In his imagination his whole existence was a mass of unrelated fragments. Each fragment was single and complete, and whatever else stood next to it in reality and was joined to it was a matter of indifference to him and might just as well not have existed at all.
—Friedrich Schlegel, Lucinde
Tristano, the most recently translated book by the Italian poet and novelist Nanni Balestrini may come as a surprise to those who know him through his two previously translated works of fiction, The Unseen and Sandokan. Obdurately modernist in form, with a paradoxical approach to constructing an expressly textual surface by a rigorous adherence to oral discourse, those two books are at the same time models of how to use documentary realism in fiction. Originally published in Milan in 1966, Tristano, Balestrini’s first novel — I know that’s what it is because it says so right there in the subtitle — is something else altogether. Yes, it’s also a documentary of a sort, rather than a product of the imagination — but in contrast to The Unseen, which passionately reconstructs the worldview of the militant autonomisti of the 1970s, or Sandokan, which anatomizes the hold of the camorra on a town in southern Italy, Tristano keeps any reference to the real world at a much greater distance. Still, what Balestrini once told Roberto Saviano in a discussion of Sandokan already seems true enough of Tristano, written nearly four decades earlier: “I’m interested in collective stories that polarize a significant aspect of our present. I’m interested in utilizing choral languages that act out exemplary situations in our society — and that as a result can function as a moral and political accusation, which however I leave to the reader to extract.”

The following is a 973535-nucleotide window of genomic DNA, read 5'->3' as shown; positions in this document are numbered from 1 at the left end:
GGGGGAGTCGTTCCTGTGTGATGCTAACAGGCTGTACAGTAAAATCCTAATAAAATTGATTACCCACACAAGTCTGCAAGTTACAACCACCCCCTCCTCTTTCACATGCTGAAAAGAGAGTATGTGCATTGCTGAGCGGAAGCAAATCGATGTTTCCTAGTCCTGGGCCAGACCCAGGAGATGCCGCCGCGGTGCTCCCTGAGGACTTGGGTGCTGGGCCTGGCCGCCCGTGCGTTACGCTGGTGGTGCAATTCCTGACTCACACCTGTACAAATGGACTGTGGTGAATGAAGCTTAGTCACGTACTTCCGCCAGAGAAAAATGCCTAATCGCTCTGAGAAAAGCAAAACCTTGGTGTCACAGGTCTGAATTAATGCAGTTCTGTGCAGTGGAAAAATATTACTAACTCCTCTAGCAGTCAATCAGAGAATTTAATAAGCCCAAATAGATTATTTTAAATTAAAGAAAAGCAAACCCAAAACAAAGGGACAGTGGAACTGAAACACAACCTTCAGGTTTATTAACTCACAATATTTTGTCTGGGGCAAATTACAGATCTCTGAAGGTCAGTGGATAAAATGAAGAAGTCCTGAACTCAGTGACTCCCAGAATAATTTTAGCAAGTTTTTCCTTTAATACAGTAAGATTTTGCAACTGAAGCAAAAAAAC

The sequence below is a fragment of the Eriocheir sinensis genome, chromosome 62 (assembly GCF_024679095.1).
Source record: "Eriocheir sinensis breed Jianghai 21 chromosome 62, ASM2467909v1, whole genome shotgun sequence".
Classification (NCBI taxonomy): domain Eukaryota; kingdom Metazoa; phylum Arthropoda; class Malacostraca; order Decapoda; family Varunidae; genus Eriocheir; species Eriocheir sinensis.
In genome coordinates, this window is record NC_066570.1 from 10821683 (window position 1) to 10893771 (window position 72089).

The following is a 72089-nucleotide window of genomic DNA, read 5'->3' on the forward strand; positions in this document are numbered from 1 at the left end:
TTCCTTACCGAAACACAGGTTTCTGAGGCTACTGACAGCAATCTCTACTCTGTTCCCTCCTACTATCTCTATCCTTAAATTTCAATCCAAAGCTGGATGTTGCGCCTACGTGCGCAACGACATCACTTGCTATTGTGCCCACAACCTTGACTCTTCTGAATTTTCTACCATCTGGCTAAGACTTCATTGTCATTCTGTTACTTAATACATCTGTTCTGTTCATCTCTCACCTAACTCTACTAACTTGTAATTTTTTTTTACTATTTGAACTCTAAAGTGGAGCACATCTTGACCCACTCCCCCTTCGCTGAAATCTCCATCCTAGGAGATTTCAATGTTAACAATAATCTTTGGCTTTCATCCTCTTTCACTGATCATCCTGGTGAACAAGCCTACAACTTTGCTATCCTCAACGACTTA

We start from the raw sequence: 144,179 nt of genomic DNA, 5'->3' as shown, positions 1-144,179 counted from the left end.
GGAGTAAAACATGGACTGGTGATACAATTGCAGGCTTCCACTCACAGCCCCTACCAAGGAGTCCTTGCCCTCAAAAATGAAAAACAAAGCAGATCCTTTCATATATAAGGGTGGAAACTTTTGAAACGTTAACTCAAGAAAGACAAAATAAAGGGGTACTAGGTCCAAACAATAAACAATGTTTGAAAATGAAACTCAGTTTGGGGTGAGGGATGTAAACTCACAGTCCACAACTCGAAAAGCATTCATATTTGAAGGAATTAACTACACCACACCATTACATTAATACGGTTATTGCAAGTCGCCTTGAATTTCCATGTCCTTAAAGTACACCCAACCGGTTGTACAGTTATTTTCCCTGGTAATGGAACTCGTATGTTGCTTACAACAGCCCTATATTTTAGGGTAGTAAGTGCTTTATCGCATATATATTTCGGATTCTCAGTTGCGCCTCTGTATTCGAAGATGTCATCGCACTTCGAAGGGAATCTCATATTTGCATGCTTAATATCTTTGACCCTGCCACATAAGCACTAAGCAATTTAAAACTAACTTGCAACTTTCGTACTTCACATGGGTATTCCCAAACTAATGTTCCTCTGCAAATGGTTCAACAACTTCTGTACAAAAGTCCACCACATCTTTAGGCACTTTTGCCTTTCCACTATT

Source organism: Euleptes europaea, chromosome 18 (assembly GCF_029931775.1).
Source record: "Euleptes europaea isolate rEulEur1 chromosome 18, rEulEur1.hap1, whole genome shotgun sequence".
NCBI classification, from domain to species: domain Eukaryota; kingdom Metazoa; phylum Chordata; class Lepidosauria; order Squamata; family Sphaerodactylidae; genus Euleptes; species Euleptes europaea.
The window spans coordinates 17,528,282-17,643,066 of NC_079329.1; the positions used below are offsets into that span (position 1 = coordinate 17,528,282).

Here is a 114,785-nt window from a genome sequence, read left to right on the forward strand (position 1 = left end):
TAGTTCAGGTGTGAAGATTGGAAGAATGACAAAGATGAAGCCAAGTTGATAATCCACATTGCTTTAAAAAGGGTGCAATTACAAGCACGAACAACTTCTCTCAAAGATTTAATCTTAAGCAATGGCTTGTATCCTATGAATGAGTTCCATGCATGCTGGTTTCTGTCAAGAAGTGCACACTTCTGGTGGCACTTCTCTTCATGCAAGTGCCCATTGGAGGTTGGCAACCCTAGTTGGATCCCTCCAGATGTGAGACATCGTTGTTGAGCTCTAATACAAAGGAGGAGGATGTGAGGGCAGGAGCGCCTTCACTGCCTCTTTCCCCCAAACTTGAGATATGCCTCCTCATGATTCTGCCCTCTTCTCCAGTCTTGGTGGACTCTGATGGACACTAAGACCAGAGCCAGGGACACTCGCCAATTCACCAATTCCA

Tristano is choral language with a vengeance. As later would be the case with some of the products of language poetry, flarf, and conceptual poetry, it is writing that appears to emerge not from any individual “I” but rather to have been extracted from the discursive atmosphere of the world at large; it has been constructed from a repertoire of sentences culled from a variety of sources, from (it seems) a photography manual to a treatise on cave art to, perhaps most importantly since this is what gives it much of its elusive tinge of narrative, a romance novel — a compendium of unrelated fragments that nevertheless add up to an abstract collective portrait of its time and place, or (as the first Italian edition would have it) “a ‘political’ story of young people who’ve grown up after the Resistance.”
More than a decade before Ketjak, then, everything crucial to what Ron Silliman dubbed the “new sentence” was already in place in Tristano. In Bob Perelman’s summary, “A new sentence is more or less ordinary itself, but gains its effect by being placed next to another sentence to which it has tangential relevance: new sentences are not subordinated to a larger narrative frame nor are they thrown together at random. Parataxis is crucial: the autonomous meaning of a sentence is heightened, questioned, and changed by the degree of separation or connection that the reader perceives with regard to the surrounding sentences. This is on the immediate formal level. From a larger perspective, the new sentence arises out of an attempt to redefine genres; the tension between parataxis and narrative is basic.” In fact, simply because it has been framed as a novel, this tension with narrative is even more fraught in Tristano than it is in most works of the language poets. “It’s all just a story of sentences.” “There is no meaning but something like a dream of meaning.” And yet, detached from their former contexts, these sentences are allowed to resonate. Gestures are tinged with pathos; isolated images hang there like close-ups in an Antonioni move. “She slowly crossed the room in C’s direction. Her face was flushed almost triumphant. Biting her lower lip. Thinking about the scene that has just taken place.” “The next day a pale sun was illuminating the snowclad landscape. The shells in the drawer had vanished.”